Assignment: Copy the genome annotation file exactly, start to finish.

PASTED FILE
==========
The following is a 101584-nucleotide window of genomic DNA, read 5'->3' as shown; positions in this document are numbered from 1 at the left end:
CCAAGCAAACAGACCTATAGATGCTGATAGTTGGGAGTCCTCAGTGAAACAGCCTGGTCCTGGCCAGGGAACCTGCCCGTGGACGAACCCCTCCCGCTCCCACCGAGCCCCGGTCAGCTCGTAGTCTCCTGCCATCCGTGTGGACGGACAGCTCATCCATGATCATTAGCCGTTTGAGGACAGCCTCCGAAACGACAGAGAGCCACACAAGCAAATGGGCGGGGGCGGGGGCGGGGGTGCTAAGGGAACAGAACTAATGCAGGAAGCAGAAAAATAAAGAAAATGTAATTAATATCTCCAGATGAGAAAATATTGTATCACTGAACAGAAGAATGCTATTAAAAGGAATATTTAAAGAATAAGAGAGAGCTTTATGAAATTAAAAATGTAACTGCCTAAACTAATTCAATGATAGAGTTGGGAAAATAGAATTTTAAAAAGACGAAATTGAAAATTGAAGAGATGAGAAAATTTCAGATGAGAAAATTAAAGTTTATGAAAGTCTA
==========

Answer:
The following is a 101584-nucleotide window of genomic DNA, read 5'->3' as shown; positions in this document are numbered from 1 at the left end:
CCAAGCAAACAGACCTATAGATGCTGATAGTTGGGAGTCCTCAGTGAAACAGCCTGGTCCTGGCCAGGGAACCTGCCCGTGGACGAACCCCTCCCGCTCCCACCGAGCCCCGGTCAGCTCGTAGTCTCCTGCCATCCGTGTGGACGGACAGCTCATCCATGATCATTAGCCGTTTGAGGACAGCCTCCGAAACGACAGAGAGCCACACAAGCAAATGGGCGGGGGCGGGGGCGGGGGTGCTAAGGGAACAGAACTAATGCAGGAAGCAGAAAAATAAAGAAAATGTAATTAATATCTCCAGATGAGAAAATATTGTATCACTGAACAGAAGAATGCTATTAAAAGGAATATTTAAAGAATAAGAGAGAGCTTTATGAAATTAAAAATGTAACTGCCTAAACTAATTCAATGATAGAGTTGGGAAAATAGAATTTTAAAAAGACGAAATTGAAAATTGAAGAGATGAGAAAATTTCAGATGAGAAAATTAAAGTTTATGAAAGTCTA